Receptor tyrosine kinases are a group of molecules that can enhance cellular proliferation, cell motility and migration, and eventual metastasis. c-Met receptor tyrosine kinase has a significant biological and biochemical effect on cancer cells, and appears to be an important therapeutic target. In many cancers, c-Met (which can be activated by its ligand hepatocyte growth factor, HGF) can be overexpressed, activated, amplified, and/or mutated. The mutations of c-Met had initially been described in the tyrosine kinase domain, and we have described them in other “hot-spots” such as the juxtamembrane and semaphorin domains. Targeting c-Met has been very fruitful pre-clinically, and currently, there are several clinical trials for advanced cancers. Described in this review are some of the biological and biochemical aspects of c-Met, and detailed are a number of therapeutic strategies. With our understanding of c-Met biology and role in cancer, we should be able to arrive at a unique strategy to eradicate cancers in which c-Met plays a significant role.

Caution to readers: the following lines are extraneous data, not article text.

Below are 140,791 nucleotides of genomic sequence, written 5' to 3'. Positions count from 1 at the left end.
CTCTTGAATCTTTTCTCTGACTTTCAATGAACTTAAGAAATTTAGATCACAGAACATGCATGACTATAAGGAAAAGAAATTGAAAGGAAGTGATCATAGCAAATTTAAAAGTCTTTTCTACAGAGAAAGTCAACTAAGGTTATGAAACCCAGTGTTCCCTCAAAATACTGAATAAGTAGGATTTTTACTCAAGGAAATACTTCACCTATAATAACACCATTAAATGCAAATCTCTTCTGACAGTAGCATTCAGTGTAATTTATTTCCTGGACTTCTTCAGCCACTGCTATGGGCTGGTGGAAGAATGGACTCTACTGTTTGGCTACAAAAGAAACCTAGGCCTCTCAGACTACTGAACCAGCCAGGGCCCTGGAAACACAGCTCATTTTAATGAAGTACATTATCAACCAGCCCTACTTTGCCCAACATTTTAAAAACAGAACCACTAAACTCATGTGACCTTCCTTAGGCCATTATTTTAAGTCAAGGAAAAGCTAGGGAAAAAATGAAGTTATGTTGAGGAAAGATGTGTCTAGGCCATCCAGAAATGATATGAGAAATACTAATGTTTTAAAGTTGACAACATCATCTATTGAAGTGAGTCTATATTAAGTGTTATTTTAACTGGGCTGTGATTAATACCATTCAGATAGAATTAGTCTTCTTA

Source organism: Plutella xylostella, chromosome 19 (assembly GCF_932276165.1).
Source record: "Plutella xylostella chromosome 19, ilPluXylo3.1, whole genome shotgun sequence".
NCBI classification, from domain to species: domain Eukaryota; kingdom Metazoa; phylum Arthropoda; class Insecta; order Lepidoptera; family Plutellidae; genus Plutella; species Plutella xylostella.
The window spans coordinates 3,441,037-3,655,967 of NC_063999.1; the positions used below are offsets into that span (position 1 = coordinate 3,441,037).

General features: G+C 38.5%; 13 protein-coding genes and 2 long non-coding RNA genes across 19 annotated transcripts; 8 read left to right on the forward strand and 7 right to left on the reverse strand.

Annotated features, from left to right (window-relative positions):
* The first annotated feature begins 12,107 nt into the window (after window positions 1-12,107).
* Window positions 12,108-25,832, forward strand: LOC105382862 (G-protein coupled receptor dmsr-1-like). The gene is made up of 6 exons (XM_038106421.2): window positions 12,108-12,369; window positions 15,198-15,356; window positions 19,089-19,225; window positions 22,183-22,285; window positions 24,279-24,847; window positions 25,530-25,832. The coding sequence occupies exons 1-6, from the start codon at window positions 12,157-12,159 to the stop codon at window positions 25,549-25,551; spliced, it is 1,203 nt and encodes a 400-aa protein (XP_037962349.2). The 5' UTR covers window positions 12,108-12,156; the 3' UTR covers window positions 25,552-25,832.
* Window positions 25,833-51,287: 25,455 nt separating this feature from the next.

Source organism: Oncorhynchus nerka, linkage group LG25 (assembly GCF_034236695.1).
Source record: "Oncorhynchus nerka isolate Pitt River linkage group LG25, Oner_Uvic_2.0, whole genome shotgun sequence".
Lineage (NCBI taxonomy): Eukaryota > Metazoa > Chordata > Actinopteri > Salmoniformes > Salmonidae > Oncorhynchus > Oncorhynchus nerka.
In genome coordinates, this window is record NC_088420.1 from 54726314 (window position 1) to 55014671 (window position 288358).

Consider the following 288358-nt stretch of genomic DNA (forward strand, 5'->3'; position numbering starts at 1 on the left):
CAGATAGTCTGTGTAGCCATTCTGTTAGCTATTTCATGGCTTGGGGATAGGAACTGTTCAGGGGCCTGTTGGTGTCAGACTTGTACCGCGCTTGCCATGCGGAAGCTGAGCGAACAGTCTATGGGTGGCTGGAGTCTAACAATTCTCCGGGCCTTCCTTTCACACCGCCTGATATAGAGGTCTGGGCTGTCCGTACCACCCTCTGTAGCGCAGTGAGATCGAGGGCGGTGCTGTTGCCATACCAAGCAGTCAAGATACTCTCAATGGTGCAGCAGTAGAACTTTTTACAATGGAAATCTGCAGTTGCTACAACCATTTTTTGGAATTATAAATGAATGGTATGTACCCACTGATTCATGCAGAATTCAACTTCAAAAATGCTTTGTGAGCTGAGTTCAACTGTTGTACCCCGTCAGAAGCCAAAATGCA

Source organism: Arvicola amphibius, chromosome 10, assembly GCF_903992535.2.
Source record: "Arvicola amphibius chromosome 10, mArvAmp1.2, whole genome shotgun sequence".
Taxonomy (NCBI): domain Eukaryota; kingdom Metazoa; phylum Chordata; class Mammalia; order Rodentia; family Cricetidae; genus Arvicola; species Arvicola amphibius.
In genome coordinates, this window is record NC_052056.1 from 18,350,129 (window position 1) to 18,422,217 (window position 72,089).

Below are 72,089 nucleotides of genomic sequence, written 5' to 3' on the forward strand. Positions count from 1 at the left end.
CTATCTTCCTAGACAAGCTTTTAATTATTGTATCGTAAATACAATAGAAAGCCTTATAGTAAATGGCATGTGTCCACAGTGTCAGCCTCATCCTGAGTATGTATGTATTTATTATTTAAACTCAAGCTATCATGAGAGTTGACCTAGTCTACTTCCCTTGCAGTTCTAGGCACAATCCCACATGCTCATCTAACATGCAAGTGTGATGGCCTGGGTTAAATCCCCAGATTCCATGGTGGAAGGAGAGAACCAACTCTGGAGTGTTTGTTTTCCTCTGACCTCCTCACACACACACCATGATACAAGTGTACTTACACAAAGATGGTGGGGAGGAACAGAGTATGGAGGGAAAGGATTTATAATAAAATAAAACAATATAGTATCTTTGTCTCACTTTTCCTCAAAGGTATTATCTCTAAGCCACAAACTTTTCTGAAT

Hepatocyte growth factor, c-Met receptor tyrosine kinase, RTK catalytic activity, mTOR pathway, XL184
Section of Hematology/Oncology, Department of Medicine, The University of Chicago Medical Center, Pritzker School of Medicine, 5841 South Maryland Avenue, MC 2115, Chicago, IL 60637.